- Daylight Saving Time ends on Sunday, November 4, 2018.
- At 2:00 a.m. that morning, most phones and computers will automatically shift an hour back, and we’ll get an extra hour of sleep.
- The interruption to our internal clocks is a welcome reprieve each fall, but in the spring it literally kills people: incidents of heart attacks, strokes, and fatal car accidents all spike around the start of Daylight Saving Time each year.
Daylight saving time is a killer.
The annual ritual in which we trade an hour of morning light for evening brightness may seem like a harmless shift.
But each year, on the Monday after the springtime switch, hospitals report a 24% spike in heart attack visits around the country.
Doctors see the opposite trend in the fall: The day after we turn back the clocks, heart attack visits drop 21% as people enjoy a little extra pillow time.
On Sunday, November 4, instead of the clock turning from 1:59 to 2:00 a.m., it will repeat the hour, ticking back to 1:00 a.m. again. (Shift-workers, worry not: federal law mandates you will still get paid for that extra hour of moonlit work.) That extra hour of rest may seem like good news this weekend, but over the long haul, the interrupted sleep schedules that result from shifting the clocks back and forth may be bad for our health.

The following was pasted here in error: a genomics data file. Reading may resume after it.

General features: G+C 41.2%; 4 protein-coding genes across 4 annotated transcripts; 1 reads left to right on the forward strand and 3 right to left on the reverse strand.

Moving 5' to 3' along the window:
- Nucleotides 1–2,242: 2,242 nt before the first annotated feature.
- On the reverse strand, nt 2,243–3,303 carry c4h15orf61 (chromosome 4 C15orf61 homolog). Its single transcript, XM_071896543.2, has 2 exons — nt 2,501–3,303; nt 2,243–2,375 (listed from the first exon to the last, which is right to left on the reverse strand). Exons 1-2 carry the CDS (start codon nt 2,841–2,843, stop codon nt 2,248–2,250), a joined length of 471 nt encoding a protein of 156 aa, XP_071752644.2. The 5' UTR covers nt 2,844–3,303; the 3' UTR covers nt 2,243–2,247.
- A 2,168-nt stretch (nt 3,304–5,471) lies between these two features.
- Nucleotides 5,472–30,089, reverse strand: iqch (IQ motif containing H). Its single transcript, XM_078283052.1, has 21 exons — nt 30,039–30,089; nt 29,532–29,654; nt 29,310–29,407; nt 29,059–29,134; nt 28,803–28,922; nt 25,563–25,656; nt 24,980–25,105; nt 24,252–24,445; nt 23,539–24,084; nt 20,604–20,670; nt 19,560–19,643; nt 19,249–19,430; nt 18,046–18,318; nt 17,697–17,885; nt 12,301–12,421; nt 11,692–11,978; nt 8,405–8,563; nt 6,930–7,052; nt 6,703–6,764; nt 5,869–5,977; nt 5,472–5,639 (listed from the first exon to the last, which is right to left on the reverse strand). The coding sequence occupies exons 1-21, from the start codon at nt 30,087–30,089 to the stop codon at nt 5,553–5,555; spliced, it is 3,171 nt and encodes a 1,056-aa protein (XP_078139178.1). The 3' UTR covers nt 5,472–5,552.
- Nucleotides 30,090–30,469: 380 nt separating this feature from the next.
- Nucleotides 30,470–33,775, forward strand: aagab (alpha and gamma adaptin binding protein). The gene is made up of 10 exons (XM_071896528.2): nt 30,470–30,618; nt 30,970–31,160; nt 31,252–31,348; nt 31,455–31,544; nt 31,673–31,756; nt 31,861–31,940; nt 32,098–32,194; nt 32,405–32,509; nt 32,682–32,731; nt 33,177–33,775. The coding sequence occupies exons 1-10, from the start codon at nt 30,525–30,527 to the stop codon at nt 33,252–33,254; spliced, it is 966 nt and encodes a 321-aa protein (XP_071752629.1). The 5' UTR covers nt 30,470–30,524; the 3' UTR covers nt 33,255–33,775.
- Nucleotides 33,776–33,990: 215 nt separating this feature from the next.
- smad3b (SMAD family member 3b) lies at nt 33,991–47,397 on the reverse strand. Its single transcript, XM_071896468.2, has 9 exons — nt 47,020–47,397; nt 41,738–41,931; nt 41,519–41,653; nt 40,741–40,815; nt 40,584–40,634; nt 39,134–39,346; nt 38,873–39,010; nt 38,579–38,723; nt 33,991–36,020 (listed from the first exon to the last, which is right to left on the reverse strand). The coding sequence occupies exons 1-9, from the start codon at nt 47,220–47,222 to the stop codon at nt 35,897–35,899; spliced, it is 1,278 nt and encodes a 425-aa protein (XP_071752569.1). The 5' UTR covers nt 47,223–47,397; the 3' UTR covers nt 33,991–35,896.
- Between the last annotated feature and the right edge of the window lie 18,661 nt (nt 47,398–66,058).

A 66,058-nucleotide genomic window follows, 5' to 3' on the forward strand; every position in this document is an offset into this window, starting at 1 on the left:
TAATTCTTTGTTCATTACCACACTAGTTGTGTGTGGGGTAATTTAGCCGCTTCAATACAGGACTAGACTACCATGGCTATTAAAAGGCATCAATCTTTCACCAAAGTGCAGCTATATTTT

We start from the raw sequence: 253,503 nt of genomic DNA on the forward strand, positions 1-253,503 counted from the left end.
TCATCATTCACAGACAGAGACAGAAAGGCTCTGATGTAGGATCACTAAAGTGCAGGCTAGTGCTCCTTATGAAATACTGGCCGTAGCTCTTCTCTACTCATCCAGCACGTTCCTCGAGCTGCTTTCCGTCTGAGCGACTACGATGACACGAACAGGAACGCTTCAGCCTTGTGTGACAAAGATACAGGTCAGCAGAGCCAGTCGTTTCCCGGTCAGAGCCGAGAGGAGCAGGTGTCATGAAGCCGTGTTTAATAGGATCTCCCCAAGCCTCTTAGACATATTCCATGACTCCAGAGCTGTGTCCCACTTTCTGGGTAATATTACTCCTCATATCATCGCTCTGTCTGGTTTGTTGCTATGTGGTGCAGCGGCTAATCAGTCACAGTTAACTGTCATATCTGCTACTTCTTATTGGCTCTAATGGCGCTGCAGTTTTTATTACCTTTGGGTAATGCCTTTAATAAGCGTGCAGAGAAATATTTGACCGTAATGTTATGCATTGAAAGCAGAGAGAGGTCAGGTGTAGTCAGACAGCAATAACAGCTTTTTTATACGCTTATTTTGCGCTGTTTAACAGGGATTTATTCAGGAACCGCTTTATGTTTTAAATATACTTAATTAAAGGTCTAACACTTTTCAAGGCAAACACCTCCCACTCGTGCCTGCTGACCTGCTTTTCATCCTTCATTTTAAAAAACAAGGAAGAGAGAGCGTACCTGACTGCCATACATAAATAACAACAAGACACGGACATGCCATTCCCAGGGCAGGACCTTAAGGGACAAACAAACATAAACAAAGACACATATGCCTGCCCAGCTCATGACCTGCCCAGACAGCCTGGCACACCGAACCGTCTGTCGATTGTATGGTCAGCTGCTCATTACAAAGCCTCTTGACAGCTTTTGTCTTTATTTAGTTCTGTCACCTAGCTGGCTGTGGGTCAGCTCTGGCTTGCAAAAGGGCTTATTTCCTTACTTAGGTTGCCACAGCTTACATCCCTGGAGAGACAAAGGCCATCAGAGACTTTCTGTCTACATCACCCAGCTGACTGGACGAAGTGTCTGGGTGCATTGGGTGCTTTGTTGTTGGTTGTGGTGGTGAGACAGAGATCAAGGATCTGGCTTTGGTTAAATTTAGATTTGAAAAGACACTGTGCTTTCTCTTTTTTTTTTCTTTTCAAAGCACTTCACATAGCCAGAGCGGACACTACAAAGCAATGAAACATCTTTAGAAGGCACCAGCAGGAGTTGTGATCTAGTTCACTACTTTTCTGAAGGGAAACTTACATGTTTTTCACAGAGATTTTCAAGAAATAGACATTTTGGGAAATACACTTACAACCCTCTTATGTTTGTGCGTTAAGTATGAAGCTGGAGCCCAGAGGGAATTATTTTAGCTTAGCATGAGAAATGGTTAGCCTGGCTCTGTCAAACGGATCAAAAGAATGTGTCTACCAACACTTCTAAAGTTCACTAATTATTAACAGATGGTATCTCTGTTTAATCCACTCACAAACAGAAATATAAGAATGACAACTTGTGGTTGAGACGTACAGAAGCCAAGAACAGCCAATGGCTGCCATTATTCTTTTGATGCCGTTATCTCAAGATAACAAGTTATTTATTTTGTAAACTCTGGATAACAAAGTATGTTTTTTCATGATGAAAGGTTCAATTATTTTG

Researchers estimate that each spring we deprive ourselves of an extra 40 minutes of sleep because of the change. Our bodies may not fully recover from the shift for weeks, tough the tragic heart attack trend only lasts about a day. We’re also prone to make more deadly mistakes on the roads: Researchers estimate that car crashes in the US caused by sleepy daylight-saving drivers likely cost 30 extra people their lives over the nine-year period from 2002-2011.
„That’s how fragile and susceptible your body is to even just one hour of lost sleep,“ sleep expert Matthew Walker, author of How We Sleep, previously told Business Insider.
„The brain, by way of attention lapses and micro-sleeps, is just as sensitive as the heart to very small perturbations of sleep,“ Walker explains in his book.
Why we ’save‘ daylight for the evenings
Daylight Saving Time was originally concocted as a way to save energy, and was implemented during World War I in Germany. But more recent research suggests it’s probably not saving us any megawatts of power at all. There u some evidence, however, that extra evening light can reduce crime and increase the time people spend exercising, at least in certain climates.
Worldwide, fewer than half of all countries participate in this biannual clock-changing ritual.
Not everyone in the US abides by the clock-shifting rule, either. Hawaii and Arizona already ignore DST, as it makes less sense to shift the clocks when you live near the equator, where the sun rises and sets at roughly the same time every day.
Source: Business insider